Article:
TOKYO -- McDonald's Japan announced on Sept. 10 that from October its tax-included prices will be the same regardless of whether a customer eats in or takes out, in response to changes in the consumption tax rates starting that month.
From October, the consumption tax will be raised from 8% to 10% for all food bought and consumed on the premises of a vendor. But food that is purchased to be eaten outside the premises will be sold at a reduced tax rate of 8%.
McDonald's has chosen to apply blanket tax-included pricing for its eat-in and take-out items. Around 30% of its products will see a price increase of 10 yen with tax included.
But the remaining roughly 70% of its goods will see their prices stay the same. The firm said that it would continue to display tax-included prices in increments of 10 yen, out of consideration for customers' convenience.
Among the prices of products set to go up by 10 yen include the hamburger, which currently costs 100 yen, and the cheeseburger, which now costs 130 yen. But other products like the Big Mac, 390 yen, and the five-piece Chicken McNuggets, 200 yen, have had their untaxed price tags for eat-in customers reduced to accommodate a tax-included cost that will see them pay unchanged prices at the same amount as those for take-out customers.
A PR representative for the company said, "We took into consideration the sales amounts for each of our products, and settled on a configuration where the overall pre-tax prices of our products would not go up."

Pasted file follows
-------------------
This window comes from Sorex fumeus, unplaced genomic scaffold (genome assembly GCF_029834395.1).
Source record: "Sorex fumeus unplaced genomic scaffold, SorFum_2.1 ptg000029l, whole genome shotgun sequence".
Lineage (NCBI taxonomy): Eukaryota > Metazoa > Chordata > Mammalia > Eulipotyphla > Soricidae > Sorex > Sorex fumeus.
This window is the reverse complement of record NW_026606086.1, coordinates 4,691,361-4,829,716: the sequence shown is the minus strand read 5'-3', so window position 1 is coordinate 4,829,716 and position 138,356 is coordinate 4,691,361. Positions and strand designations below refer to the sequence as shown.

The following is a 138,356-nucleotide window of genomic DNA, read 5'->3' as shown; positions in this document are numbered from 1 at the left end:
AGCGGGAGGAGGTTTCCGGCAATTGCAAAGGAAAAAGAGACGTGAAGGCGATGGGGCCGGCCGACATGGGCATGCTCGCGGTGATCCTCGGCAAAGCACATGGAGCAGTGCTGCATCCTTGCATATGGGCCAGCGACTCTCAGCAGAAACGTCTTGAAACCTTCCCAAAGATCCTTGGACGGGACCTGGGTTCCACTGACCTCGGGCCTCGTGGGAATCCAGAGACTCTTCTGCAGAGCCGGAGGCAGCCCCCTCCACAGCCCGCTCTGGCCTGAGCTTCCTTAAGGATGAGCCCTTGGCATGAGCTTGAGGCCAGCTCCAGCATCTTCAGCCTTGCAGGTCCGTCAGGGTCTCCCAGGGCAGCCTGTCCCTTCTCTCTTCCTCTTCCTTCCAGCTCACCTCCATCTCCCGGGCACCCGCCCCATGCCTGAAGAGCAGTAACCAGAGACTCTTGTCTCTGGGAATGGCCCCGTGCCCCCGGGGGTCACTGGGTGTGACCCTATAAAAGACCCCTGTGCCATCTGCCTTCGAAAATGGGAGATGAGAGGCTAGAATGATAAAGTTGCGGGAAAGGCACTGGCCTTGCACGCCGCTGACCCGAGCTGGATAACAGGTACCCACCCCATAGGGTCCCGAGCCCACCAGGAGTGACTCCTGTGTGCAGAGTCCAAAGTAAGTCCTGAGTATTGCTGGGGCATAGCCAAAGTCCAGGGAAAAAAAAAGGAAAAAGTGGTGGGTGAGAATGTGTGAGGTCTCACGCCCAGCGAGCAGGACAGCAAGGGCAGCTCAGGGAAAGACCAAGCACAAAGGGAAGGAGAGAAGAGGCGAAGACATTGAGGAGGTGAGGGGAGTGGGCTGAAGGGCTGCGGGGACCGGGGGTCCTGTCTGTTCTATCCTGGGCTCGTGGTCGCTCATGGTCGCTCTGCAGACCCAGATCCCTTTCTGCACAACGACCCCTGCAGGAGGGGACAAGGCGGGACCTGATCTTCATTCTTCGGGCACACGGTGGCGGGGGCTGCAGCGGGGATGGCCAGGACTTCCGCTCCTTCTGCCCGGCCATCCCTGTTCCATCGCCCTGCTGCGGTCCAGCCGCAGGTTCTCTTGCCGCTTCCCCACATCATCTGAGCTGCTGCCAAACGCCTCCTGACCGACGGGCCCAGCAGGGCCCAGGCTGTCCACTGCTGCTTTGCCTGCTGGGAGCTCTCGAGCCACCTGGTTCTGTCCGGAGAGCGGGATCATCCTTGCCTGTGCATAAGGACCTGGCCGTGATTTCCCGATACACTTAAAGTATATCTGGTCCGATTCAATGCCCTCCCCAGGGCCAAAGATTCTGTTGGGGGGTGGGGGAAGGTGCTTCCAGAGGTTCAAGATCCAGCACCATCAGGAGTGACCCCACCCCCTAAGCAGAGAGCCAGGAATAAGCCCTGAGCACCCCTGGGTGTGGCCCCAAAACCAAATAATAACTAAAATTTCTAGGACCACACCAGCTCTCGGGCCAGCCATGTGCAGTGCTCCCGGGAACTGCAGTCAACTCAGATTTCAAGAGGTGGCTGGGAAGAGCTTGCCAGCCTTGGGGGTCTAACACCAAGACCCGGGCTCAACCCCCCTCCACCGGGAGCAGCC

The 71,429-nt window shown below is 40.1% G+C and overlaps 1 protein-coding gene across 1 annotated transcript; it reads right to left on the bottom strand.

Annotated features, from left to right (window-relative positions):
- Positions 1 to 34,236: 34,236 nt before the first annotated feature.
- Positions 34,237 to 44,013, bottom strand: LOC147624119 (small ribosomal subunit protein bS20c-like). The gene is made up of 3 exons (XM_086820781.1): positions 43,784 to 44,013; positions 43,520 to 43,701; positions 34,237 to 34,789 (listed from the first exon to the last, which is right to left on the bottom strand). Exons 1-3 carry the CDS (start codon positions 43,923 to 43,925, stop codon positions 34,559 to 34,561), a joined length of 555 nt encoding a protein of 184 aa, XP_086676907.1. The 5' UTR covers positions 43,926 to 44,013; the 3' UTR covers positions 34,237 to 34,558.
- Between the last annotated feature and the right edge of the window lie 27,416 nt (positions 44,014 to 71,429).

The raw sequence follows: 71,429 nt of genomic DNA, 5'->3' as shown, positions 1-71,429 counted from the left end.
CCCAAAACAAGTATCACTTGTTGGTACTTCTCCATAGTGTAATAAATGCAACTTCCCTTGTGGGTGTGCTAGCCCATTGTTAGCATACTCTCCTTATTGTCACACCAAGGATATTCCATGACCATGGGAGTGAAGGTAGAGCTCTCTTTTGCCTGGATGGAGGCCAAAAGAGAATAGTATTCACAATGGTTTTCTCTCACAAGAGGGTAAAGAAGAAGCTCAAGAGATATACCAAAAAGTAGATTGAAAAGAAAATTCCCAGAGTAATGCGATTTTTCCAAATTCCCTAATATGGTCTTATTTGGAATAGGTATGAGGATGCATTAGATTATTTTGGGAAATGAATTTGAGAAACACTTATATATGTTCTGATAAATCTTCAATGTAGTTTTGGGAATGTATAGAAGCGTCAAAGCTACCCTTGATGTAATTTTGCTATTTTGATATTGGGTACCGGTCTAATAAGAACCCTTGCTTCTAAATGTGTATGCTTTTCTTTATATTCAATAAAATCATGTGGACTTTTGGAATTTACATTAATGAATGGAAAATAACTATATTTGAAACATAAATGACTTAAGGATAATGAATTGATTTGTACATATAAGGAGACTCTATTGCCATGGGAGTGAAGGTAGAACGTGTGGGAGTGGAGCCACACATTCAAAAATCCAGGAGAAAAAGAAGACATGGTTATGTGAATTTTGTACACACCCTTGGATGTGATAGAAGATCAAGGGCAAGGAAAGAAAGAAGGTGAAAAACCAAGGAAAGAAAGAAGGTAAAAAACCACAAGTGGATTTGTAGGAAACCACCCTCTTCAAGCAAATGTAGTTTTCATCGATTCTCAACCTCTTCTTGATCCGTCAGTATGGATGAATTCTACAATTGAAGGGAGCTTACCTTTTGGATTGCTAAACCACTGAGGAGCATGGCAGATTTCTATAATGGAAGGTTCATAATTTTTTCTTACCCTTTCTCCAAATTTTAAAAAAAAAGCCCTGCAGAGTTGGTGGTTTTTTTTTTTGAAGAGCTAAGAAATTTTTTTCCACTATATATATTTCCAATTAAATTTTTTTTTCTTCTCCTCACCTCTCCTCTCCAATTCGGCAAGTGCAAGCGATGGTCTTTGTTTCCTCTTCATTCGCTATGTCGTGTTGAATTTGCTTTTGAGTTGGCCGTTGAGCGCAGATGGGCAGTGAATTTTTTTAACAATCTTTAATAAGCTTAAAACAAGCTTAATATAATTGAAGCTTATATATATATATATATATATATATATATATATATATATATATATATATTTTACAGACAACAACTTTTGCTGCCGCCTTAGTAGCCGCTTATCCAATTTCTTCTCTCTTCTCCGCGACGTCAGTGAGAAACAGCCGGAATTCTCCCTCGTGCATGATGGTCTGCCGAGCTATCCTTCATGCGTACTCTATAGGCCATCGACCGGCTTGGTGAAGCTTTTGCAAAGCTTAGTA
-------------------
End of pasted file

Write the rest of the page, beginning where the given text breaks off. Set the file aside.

Happy Meals, which come with a toy, will see their tax-included prices go up by 10 yen on all varieties except the chicken nugget version, as they are set to stay the same price. Although the toy is not among the items that come under the reduced tax rate, the company does not set a price for the individual toy units, and so the price of a Happy Meal will only be affected by the food contents inside.
Japan's major dining chains are taking a range of responses to the consumption tax hike. Companies including rice bowl eatery firm Matsuya Foods Co. and Italian chain Saizeriya Co. are keeping their prices the same and issuing a blanket tax-included price.
But other companies such as fast food chain Yoshinoya Co. and Mos Burger owner Mos Food Services Inc. will be applying the differing 8% or 10% rates of tax to their products.
(Japanese original by Atsuko Motohashi, Business News Department)